ment as a core value of its mission. At the vanguard is Tufts’ Jonathan M. Tisch College of Citizenship and Public Service, which celebrated its 10th anniversary this year as a leader in civic education whose model and research are setting the standard for higher education’s role in civic engagement.

The meeting of 29 university presidents, rectors, and vice chancellors from 23 countries gave rise to the Talloires Declaration on the Civic Roles and Social Responsibilities of Higher Education, in which signatories committed their institutions to educating for civic engagement while applying greater resources to the needs of their communities.

Tisch is the flagship for active citizenship at Tufts. What was then called the University College of Citizenship and Public Service was launched in 2000 with seed money from thenTrustee (now Trustee Emeritus) Pierre Omidyar, A88, and Pam Omidyar, J89, both co-chairs of Beyond Boundaries. In 2006, Trustee and fellow campaign co-chair Jon Tisch, A76, chairman and CEO of Loews Hotels and co-chairman of Loews Corp., made the $40 million naming gift that secured the future of the college.

The Talloires Network born at that conference now has grown to nearly 200 universities worldwide, each committed to civic engage-

Rather than offer its own degree, Tisch College partners with every school at Tufts to provide active citizenship opportunities for every student, with the aim of building a culture of active citizenship throughout the university. And so you have the Citizenship and Public Service Scholars; the Tisch Active Citizenship Summer Program; the Tisch Scholarships; the Presidential Awards for Citizenship and Public Service; the Civic Engagement Fund; and more—dozens of programs that infuse the university with a spirit of civic engagement and social responsibility. What started as an experiment has become an integral part of Tufts. “Active and engaged citizenship” has become a university hallmark.


to Life Tisch Scholars

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“This is a very powerful experience.”

or 15 senior Tisch Scholars, a recent trip to Treasure Beach, Jamaica, served as part of the culmination of their four years in the Tisch College of Citizenship and Public Service Scholars program. Senior scholars volunteered 10 days of their winter break learning firsthand about social responsibility, sustainable development, and empow­ erment through education—the commu­ nity’s and their own. Mindy Nierenberg, Tisch College senior program manager, says, “In their first year, scholars take a course called Education for Active Citizenship, which lays the foundation for engaging responsibly in new communities.” From there, scholars work individually on civic engagement projects in Tufts’ local host communities, and finally—in the newest component of the program—travel abroad to gain a common international perspective on active citizenship.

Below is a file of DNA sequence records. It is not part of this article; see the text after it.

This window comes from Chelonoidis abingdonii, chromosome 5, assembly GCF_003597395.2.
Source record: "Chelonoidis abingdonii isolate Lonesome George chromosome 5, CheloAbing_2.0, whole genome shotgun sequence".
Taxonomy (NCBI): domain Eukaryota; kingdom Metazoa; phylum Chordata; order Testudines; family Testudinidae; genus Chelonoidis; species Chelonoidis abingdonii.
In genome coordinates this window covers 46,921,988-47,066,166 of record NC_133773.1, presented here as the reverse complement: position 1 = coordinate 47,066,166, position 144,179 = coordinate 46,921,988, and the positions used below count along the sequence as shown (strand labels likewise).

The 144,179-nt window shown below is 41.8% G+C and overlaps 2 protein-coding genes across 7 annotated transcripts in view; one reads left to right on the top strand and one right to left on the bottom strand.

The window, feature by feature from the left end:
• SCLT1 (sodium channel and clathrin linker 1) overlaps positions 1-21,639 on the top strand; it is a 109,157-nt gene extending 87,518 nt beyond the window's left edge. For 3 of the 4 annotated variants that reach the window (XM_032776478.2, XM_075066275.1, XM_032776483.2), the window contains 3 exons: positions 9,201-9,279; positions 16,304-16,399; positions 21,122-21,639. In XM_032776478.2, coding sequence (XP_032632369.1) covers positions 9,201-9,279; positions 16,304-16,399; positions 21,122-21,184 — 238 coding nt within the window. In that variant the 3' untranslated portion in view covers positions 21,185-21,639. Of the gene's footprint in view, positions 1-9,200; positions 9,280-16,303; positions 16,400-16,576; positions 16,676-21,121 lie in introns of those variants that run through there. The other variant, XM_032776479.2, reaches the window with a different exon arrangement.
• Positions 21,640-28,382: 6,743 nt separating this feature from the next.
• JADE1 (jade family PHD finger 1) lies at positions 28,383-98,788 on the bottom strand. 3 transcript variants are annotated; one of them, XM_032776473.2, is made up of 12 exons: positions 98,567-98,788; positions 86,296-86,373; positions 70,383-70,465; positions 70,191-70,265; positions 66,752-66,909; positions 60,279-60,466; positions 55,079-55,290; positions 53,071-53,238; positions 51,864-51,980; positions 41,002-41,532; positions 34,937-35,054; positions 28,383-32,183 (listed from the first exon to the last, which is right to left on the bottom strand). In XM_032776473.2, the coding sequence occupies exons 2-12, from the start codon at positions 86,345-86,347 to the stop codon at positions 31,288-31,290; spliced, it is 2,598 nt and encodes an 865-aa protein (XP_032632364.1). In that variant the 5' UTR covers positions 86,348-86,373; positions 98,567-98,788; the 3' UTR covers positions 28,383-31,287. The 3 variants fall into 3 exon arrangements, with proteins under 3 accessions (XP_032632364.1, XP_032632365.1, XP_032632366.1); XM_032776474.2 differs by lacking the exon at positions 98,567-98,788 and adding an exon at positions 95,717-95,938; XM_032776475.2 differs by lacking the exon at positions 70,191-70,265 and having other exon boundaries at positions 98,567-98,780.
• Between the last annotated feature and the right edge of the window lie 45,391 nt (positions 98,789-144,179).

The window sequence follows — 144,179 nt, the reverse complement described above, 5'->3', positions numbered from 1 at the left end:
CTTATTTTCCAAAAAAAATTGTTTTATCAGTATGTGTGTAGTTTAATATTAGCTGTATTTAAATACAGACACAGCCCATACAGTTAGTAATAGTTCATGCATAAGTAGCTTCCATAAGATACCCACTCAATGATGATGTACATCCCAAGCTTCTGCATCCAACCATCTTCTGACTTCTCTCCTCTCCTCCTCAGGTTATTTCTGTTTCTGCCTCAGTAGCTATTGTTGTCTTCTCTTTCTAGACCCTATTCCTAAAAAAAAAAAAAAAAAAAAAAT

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Matthew Kincaid, A11, academically—and literally—showed Treasure Beach students how to soar during his service trip.

“What’s amazing is that some scholars are first-generation college students, or students who would never have been able to afford something like this,” says Nierenberg. “Funds from Tisch College equalize access and provide students with an opportunity that is truly transformational. They come back to local projects and view them in a larger context—this is a very powerful experience, especially for those who don’t have the means to study abroad.”

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The service trip was organized in partnership with Breds Treasure Beach Foundation, a grassroots organization led by a cross-section of Treasure Beach community leaders. Adam Evans, A11, had the opportunity to work one-on-one with special needs students. “What was really interesting and a little bit scary was that we were put right into positions of great responsibility,” says Evans. “The difference from sitting in a class and reading about issues in a textbook is witnessing the challenges these children face. Even more important than my learning experience is the fact that we were then able to document their needs and get services for those children, which would never have happened otherwise. I consider this experience to be one of the most important things I’ve done at Tufts, and one of the most fulfilling things I’ve ever done—it has changed the way I view myself, service, and education as a whole.”